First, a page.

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Rose Bowl tickets were an easy get for some


Monday’s Rose Bowl Game was the hottest Georgia Bulldogs football ticket in decades, and some prominent Georgians saw it in person for free.

The university invited about 180 people to the game, according to a spreadsheet The Atlanta Journal-Constitution received from UGA through a Georgia Open Records Act request.

The list included U.S. Rep. Buddy Carter, R-Pooler, House Speaker David Ralston, R-Blue Ridge, and state Senate Majority Leader Bill Cowsert, R-Athens. Georgia Attorney General Chris Carr was listed as a guest of his wife, Joan Kirchner Carr. Also on the list were several top higher education leaders, such as University System of Georgia Chancellor Steve Wrigley, his predecessor Hank Huckaby and eight current Georgia Board of Regents members.

Many of the names on the list were University of Georgia administrators, led by its current president, Jere Morehead. Several have relationships with political leaders or have served on state agencies.

UGA spokesman Greg Trevor said in a statement that the university used a standard process to determine who should get tickets.

“Several offices across campus identified key donors, supporters and other individuals who received complimentary tickets to the Rose Bowl,” Trevor said. “This practice is consistent with how the university develops guest lists for significant events in the life of the institution. Complimentary tickets for the National Championship game will be handled in a similar manner. These tickets are funded with private dollars, not taxpayer dollars.”

Trevor added that they were paid for by the UGA Foundation and the UGA Athletic Association, both nonprofits. Most tickets to the game were priced at $175. Trevor could not say if either group paid for travel for elected officials or Regents members to the game in Pasadena, Calif.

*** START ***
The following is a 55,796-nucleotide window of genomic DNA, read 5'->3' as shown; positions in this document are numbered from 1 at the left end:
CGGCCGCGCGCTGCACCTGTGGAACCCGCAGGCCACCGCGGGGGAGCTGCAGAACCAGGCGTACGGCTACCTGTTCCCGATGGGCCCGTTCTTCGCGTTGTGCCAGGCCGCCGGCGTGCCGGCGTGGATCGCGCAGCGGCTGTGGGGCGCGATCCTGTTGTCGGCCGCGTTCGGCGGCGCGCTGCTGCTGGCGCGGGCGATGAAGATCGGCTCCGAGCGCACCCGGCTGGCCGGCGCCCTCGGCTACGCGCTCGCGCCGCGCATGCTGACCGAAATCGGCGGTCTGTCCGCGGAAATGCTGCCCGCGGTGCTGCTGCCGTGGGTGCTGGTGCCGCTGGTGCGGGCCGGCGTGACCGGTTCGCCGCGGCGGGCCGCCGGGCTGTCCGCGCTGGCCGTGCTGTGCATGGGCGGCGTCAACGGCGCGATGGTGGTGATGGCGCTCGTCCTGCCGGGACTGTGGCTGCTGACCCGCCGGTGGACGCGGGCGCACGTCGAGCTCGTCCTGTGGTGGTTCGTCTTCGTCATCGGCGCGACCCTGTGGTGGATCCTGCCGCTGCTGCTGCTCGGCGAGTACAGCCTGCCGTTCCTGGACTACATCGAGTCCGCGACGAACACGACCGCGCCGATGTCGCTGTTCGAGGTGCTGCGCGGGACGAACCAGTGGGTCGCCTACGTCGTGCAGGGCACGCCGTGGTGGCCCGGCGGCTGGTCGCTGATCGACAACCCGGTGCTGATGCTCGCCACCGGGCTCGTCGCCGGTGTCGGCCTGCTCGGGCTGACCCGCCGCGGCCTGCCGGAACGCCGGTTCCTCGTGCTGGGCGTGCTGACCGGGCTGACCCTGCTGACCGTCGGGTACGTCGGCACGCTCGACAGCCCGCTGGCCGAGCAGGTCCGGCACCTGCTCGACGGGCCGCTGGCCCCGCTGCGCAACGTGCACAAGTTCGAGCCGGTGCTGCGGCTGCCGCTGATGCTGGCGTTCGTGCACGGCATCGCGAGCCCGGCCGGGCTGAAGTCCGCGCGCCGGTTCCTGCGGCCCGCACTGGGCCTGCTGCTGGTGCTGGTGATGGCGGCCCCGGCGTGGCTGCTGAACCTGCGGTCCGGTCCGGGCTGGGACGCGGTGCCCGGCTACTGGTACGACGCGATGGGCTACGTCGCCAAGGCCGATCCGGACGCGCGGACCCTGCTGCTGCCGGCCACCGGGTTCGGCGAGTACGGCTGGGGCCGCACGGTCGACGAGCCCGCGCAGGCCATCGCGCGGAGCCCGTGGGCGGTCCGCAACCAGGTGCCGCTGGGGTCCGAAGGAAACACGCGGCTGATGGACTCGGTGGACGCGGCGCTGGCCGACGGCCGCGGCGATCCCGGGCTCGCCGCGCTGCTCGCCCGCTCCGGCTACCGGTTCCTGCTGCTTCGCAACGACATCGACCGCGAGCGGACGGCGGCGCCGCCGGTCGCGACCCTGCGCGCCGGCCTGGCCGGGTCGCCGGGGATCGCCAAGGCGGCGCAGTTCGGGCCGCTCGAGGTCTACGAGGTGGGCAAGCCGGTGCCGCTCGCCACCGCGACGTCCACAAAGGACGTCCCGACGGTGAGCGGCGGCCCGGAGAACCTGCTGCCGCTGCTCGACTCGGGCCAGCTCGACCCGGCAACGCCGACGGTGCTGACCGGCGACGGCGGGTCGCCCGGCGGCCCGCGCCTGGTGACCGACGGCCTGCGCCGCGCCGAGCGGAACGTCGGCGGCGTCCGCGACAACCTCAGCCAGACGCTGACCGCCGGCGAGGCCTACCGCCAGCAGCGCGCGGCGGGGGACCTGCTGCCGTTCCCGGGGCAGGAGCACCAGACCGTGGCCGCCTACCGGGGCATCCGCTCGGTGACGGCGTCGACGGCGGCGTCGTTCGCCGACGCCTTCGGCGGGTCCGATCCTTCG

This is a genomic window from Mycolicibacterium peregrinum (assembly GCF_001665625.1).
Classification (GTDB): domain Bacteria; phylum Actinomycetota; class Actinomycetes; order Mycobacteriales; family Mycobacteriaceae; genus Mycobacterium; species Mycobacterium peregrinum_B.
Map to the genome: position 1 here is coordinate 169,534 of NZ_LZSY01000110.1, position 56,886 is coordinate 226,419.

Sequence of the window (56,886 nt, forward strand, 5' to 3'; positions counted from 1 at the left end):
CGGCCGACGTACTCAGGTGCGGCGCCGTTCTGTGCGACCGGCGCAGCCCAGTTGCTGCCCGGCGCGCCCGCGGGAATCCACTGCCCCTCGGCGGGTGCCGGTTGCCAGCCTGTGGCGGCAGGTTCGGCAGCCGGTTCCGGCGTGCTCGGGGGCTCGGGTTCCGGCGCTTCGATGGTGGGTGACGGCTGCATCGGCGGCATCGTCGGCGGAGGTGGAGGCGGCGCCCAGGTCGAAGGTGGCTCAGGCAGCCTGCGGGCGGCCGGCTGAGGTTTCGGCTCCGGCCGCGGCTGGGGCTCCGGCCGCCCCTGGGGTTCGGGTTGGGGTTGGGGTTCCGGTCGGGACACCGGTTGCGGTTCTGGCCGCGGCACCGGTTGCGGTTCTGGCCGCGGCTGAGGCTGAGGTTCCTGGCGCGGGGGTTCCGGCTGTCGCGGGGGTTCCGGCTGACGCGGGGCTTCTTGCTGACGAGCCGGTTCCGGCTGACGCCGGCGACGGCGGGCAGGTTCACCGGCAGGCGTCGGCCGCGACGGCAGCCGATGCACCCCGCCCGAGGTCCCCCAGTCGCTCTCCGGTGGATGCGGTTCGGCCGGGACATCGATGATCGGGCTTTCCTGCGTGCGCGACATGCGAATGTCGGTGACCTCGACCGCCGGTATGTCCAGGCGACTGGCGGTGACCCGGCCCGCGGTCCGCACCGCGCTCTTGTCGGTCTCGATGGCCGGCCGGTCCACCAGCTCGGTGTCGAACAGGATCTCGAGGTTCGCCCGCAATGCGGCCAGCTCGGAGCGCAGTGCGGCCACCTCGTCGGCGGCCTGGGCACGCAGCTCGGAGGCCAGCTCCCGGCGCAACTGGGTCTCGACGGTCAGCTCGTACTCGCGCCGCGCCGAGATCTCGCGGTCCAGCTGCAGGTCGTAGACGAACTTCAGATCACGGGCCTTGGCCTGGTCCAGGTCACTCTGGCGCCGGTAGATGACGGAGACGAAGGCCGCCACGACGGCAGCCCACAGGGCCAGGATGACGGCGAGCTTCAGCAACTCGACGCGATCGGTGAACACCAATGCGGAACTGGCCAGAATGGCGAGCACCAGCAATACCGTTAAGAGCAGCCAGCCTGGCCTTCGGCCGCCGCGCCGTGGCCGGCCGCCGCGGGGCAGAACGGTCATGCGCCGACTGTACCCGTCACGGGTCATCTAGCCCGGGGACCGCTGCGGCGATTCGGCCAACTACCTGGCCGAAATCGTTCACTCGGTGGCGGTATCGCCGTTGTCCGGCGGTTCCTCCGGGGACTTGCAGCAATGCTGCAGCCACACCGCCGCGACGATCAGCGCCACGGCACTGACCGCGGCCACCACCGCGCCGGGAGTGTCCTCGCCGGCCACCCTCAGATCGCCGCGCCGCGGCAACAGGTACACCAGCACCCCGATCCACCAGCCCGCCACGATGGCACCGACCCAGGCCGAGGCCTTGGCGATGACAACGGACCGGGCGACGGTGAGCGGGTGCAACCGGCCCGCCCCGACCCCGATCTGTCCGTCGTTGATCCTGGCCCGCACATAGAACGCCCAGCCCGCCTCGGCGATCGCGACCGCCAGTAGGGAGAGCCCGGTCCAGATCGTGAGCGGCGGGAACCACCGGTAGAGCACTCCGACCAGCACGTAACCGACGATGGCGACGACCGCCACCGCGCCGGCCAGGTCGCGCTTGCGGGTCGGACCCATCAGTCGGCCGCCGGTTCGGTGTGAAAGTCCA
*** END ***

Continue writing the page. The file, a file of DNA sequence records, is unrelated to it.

The Georgia Legislature passed a bill in 2014 that prohibited public officials from accepting free tickets, golf games and anything of value over $75 from lobbyists. Colleges and universities, though, do not have to register as lobbyists. The foundations are not part of state government.

Rick Thompson, former state ethics commission executive director, said he had several questions, such as the justification for elected officials to accept the tickets and how the tickets were distributed by the foundations to the university.

“I’ve got to think (elected officials who received tickets) vetted this,” he said.

Cowsert, who graduated from the University of Georgia’s School of Law, said he reimbursed the university for his two tickets to the game.

“We had a great time,” he said in a brief telephone interview Thursday.

Cowsert said he’s paid the university back for tickets when invited to Georgia games on its Athens campus.

Ralston’s spokesman, Kaleb McMichen, said in a statement the speaker and his son, Matt, both UGA alums, “attended the game at the invitation of the University of Georgia with the understanding that no taxpayer funds were expended.”

Regents spokesman Charles Sutlive said in a statement “we participate in athletics events to support our institutions and student athletes. Our athletic associations use private dollars to facilitate these activities with no taxpayer dollars used.”

This is the first season the Georgia Bulldogs have participated in the four-team college football playoffs. Georgia hadn’t played in the Rose Bowl, among the most hallowed venues in college football, since 1943.

UGA received 13,000 tickets to the game. Most tickets were sold to season ticket holders. Five hundred were given free to students. The rest went to the guests of players and were distributed by administrators. UGA is following a similar practice for this Monday’s national championship game in Atlanta against the Alabama Crimson Tide.



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